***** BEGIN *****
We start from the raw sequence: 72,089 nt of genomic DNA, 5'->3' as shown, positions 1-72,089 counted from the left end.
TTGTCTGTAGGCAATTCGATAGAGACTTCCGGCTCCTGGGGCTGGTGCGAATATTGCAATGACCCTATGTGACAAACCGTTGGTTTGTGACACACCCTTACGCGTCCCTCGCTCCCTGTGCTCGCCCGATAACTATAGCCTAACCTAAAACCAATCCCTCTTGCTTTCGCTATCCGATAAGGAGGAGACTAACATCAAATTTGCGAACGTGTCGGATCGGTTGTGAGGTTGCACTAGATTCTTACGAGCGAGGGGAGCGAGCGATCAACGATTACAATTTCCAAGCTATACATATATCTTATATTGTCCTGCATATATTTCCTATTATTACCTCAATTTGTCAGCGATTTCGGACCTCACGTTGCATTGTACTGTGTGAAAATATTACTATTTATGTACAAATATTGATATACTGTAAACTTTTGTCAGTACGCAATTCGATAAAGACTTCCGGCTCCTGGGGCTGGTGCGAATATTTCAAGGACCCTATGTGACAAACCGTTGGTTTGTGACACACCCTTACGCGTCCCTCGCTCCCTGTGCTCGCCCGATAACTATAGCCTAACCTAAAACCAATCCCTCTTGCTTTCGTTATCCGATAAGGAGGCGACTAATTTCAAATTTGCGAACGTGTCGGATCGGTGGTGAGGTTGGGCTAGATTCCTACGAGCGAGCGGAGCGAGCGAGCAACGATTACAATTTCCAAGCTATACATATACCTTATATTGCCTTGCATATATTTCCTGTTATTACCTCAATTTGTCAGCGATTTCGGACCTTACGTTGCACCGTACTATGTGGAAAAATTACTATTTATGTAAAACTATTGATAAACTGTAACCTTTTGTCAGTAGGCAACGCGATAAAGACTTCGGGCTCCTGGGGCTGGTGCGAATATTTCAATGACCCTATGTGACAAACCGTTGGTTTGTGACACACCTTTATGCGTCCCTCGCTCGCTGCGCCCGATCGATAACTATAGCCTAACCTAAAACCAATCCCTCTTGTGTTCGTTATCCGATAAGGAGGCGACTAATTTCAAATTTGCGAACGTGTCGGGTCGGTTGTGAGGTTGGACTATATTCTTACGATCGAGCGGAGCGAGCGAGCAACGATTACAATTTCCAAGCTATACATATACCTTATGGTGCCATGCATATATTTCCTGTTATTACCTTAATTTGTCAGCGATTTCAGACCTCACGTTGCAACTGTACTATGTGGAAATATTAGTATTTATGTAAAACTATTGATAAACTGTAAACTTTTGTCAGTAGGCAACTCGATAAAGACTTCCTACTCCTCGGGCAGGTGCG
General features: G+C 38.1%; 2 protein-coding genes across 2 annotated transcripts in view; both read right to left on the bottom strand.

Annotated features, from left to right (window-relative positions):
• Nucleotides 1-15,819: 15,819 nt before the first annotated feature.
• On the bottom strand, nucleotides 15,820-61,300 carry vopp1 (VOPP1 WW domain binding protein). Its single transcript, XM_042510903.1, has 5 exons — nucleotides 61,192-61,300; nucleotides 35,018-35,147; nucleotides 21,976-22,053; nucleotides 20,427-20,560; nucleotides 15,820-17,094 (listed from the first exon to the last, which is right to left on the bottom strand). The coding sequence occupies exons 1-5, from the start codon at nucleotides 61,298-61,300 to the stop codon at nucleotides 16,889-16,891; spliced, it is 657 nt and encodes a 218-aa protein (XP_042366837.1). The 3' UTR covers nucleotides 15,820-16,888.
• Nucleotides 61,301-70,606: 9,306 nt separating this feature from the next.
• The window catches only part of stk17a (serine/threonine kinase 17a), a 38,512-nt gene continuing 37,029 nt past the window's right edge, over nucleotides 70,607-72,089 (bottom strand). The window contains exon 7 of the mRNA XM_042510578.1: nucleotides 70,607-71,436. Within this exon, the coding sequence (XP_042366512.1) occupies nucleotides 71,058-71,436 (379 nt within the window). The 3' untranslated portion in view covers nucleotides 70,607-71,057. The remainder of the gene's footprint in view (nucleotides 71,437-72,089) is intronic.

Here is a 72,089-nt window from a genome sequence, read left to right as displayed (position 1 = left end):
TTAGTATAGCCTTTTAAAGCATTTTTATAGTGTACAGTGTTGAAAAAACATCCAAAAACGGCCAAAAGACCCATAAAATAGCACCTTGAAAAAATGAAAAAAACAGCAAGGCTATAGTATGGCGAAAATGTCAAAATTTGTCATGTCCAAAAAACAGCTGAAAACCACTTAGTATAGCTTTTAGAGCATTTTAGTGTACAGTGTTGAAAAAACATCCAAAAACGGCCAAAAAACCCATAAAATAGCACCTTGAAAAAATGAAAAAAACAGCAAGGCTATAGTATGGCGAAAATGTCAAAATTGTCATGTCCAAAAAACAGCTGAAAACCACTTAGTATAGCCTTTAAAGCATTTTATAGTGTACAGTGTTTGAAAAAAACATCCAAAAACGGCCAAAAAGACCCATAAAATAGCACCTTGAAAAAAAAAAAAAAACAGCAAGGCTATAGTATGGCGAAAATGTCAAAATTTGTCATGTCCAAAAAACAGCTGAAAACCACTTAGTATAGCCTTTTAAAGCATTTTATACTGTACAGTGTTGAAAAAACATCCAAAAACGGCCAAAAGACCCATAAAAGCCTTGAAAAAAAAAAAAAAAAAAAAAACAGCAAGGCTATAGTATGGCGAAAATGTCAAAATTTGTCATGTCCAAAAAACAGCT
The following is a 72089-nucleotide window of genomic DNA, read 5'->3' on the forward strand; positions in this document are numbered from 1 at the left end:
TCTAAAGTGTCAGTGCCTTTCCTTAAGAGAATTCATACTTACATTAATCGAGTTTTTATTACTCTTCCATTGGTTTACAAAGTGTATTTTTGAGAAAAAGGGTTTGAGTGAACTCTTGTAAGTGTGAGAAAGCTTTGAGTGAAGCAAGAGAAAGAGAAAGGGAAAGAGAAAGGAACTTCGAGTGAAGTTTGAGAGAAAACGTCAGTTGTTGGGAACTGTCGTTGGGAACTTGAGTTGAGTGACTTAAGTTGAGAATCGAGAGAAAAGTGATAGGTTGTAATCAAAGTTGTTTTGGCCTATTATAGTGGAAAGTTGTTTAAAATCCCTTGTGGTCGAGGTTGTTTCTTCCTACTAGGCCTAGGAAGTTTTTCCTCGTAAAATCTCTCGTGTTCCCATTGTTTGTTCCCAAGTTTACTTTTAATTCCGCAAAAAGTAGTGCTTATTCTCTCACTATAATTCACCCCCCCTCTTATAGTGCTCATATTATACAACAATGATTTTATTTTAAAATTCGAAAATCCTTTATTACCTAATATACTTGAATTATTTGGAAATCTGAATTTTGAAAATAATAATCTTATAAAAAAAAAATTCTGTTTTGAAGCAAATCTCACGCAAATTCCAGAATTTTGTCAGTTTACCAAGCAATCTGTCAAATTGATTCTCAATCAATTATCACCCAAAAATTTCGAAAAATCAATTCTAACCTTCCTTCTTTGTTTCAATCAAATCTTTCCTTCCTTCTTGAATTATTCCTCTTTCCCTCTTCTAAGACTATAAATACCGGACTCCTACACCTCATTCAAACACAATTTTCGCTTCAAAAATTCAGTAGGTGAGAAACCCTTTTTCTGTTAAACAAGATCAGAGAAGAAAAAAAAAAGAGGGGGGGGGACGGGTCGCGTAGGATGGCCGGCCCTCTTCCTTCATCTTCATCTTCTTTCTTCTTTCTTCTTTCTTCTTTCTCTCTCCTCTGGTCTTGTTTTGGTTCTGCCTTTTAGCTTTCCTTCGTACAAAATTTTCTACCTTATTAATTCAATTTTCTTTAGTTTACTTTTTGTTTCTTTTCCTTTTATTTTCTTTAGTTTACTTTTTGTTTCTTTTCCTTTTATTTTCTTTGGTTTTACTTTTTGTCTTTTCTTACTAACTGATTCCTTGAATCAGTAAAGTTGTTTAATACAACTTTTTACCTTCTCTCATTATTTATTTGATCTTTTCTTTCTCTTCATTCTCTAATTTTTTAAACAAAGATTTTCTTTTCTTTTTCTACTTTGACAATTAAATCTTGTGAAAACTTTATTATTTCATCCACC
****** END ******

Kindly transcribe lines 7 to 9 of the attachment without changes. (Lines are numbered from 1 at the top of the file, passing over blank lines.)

• Nucleotides 61,301-70,606: 9,306 nt separating this feature from the next.
• The window catches only part of stk17a (serine/threonine kinase 17a), a 38,512-nt gene continuing 37,029 nt past the window's right edge, over nucleotides 70,607-72,089 (bottom strand). The window contains exon 7 of the mRNA XM_042510578.1: nucleotides 70,607-71,436. Within this exon, the coding sequence (XP_042366512.1) occupies nucleotides 71,058-71,436 (379 nt within the window). The 3' untranslated portion in view covers nucleotides 70,607-71,057. The remainder of the gene's footprint in view (nucleotides 71,437-72,089) is intronic.

Here is a 72,089-nt window from a genome sequence, read left to right as displayed (position 1 = left end):